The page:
Oklahoma public utilities respond to winter weather Oklahoma City street crews are working around the clock to keep roads in good condition during this wintry weather. The city has about 100 people working to treat the roads. Drivers are advised to keep a safe distance from plows and salt trucks and be prepared with a plan in case they get in their car. Additionally, Oklahoma Gas and Electric is prepared to keep power up and running for their customers during this winter storm. The utility company says they have deployed personnel and resources to the impacted areas of the state. Customers are advised to have a plan in case of power loss. Outages can be reported through OG&E's app, website, or by texting "OUT" to 32001. Sooner Alums in Super Bowl The Super Bowl 57 matchup is all set with the Philadelphia Eagles and Kansas City Chiefs taking care of business in their respective NFL Championship Rounds. And there will be no shortage of O-U football alumni playing in the big game. Former Sooner Quarterback Jalen Hurts now commands the Eagles offense and according to Sports Illustrated's Josh Calloway, he is the youngest QB in Philadelphia franchise history to lead his team to the Super Bowl at just 24 years old. Protecting Hurts will be 2013 first round pick Lane Johnson on the offensive line. For the AFC champion Chiefs, 4 former Sooners will participate including Lineman Orlando Brown and Creed Humphrey, TE Blake Bell, and Long Snapper James Winchester. In total, OU's 6 players are the most out of any college football program in the country. Super Bowl 57 will be played in Phoenix on February 12th with game time at 5:30 p.m. OKC County Jail inmate death The Oklahoma City County Jail has recorded its first inmate death of this year. The Oklahoman newspaper reports 26-year old Isiah Mitchell was found dead in the county jail on Monday. He was arrested Friday for riding a bicycle the wrong way on a street. Mitchell was found hanging in his cell at around midnight during a routine check and was pronounced dead at a hospital later that morning. This marks the second inmate death since the interim administrator, Maj. Brandi Garner, took over last month. Former jail administrator, Greg Williams, resigned amid criticism over the high death toll at the jail. Garner has pledged to make reducing jail deaths her main focus. Oklahoma's attorney general announces lawsuit against federal health officials Oklahoma's new attorney general is suing the Biden Administration. StateImpact's Catherine Sweeney reports the lawsuit echoes Former President Donald Trump's ire toward a global public health agency. Attorney General Gentner Drummond announced a lawsuit against federal health officials on Monday. It alleges the U.S. Department of Health and Human Services is giving too much power to the World Health Organization. It focuses on a section of federal law that explains what the department is supposed to do when there's a threat of communicable disease. It lays out what "public health emergency" means. A few of the criteria rely on the WHO declaring a threat bad enough to cause international concern. Drummond argues that means the WHO is deciding for the country, and that threatens America's sovereignty. The federal government argues that the section just gives insight into the department's decision-making process. Trump was a vocal WHO critic, and threatened to pull the country's share of the agency's funding — $400 million annually — arguing that it bungled its COVID response and it has too close of a relationship with China. Drummond makes similar statements in his press release. Cherokee Nation pushes for Congressional delegate Yesterday, Cherokee Nation Principal Chief Chuck Hoskin Jr. sent a letter to House leadership on both sides requesting they seat the Cherokee Nation's Delegate to Congress following last November's House Rules Committee hearing on the matter. In the letter, Hoskin Jr. said seating the delegate is not a "Democrat or Republican" issue but something the United States promised when it ratified the treaty forcing the removal of the Cherokees from their homelands. Last year's push by the Cherokee Nation to seat their delegate gained traction, but the Congressional session ended without action on the issue. _________________ For additional news throughout the day visit our website, KGOU.org and follow us on social media at KGOUnews on Instagram, Twitter, and Facebook. We also invite you to subscribe to the KGOU AM NewsBrief with host Nyk Daniels.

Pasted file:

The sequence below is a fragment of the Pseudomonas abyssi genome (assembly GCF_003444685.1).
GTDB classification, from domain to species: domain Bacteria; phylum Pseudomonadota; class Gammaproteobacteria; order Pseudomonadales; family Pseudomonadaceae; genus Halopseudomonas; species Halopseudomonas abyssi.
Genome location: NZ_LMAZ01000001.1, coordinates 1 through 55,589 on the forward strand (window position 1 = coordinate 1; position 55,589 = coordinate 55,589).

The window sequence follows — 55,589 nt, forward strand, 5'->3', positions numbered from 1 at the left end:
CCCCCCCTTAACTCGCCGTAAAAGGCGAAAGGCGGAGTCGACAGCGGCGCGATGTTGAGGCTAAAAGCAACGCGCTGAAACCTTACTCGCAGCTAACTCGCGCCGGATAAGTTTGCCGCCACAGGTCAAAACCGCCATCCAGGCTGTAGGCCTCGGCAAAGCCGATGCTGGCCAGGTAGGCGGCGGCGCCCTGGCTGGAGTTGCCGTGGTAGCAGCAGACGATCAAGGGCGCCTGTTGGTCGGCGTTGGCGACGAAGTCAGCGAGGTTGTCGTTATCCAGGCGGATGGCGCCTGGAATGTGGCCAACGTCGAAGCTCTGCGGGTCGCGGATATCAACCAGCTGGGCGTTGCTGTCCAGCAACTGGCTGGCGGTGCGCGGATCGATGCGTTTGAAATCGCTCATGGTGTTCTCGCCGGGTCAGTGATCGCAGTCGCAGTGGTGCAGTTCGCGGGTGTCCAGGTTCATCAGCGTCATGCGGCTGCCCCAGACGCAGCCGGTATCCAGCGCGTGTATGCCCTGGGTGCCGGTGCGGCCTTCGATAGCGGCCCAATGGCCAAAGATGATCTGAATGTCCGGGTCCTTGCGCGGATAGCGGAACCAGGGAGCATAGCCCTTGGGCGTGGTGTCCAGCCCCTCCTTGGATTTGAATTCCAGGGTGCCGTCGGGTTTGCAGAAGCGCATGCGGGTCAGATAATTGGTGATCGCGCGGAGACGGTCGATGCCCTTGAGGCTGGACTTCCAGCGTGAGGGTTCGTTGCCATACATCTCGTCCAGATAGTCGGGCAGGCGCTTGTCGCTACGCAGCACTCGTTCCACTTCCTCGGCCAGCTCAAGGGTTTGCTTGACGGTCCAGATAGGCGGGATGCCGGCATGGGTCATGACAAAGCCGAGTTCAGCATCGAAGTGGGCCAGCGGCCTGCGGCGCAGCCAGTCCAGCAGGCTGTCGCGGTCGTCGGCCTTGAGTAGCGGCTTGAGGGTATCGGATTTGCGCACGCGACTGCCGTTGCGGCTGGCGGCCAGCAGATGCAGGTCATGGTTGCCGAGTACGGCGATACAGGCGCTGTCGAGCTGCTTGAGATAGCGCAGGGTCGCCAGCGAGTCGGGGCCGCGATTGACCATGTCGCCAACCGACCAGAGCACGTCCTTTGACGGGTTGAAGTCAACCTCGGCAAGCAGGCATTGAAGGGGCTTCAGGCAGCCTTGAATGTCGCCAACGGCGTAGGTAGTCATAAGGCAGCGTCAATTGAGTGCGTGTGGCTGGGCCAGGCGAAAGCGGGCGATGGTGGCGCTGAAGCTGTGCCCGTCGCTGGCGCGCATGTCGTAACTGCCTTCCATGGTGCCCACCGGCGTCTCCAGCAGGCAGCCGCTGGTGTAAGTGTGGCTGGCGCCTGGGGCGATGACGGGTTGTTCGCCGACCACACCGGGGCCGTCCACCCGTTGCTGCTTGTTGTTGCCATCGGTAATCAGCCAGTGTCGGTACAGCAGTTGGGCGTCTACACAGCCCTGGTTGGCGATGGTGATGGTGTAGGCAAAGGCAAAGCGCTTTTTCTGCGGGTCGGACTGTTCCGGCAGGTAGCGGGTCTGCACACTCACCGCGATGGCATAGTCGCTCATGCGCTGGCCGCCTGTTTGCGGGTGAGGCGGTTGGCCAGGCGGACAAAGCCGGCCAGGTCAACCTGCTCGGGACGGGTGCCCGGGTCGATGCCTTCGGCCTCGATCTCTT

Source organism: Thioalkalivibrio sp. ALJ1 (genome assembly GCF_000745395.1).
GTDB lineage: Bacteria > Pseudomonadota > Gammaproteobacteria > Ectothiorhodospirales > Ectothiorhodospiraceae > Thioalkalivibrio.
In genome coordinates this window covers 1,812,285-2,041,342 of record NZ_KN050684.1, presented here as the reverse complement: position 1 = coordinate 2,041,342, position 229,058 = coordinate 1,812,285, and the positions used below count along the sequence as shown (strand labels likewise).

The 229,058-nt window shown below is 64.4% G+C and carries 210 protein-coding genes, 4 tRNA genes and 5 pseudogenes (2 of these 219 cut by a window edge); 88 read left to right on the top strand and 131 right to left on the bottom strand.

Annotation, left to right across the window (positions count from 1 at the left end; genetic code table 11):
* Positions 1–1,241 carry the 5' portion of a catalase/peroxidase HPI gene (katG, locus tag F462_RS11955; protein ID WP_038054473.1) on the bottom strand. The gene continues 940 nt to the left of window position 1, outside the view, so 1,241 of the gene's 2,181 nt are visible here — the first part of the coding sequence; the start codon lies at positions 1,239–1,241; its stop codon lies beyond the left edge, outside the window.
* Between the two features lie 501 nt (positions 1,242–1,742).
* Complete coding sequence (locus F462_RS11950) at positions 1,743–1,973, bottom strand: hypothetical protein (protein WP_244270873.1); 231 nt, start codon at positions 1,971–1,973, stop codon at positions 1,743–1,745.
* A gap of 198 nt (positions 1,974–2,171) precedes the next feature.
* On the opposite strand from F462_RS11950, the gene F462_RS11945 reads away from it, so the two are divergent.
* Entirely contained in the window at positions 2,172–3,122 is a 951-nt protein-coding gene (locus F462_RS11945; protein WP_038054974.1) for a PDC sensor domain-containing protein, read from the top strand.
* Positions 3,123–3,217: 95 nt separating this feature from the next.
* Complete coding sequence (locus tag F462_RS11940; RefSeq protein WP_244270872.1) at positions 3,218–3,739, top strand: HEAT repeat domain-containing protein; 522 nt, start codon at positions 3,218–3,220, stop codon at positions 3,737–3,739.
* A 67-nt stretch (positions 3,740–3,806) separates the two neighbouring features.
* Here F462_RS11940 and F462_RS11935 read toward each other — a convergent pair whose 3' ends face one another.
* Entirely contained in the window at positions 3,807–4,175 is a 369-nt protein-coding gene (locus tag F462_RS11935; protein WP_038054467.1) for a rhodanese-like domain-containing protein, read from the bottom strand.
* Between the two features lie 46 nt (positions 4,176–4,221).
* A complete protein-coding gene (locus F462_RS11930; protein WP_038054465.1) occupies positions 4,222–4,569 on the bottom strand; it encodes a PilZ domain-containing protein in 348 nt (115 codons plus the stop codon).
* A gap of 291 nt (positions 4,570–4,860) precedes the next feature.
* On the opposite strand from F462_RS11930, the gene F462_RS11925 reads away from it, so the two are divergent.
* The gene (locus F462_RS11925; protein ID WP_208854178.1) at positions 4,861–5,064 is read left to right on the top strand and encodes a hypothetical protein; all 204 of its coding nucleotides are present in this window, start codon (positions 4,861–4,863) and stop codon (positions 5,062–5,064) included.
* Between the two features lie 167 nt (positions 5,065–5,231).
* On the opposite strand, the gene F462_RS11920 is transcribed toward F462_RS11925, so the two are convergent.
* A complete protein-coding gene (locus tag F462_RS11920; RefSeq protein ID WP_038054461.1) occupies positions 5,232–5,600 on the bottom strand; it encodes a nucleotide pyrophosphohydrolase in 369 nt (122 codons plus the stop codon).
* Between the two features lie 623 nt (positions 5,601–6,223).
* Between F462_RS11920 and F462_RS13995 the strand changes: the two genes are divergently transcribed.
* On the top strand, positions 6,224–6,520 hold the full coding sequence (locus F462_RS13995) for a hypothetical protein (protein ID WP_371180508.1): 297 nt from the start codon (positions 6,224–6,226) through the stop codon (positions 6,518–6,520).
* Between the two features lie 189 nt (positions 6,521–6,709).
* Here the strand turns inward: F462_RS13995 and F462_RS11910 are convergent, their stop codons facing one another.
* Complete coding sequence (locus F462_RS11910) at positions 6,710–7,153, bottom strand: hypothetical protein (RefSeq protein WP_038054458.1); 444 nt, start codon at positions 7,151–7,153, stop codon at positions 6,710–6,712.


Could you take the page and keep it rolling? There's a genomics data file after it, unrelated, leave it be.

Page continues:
PM NewsBrief: Jan. 30, 2023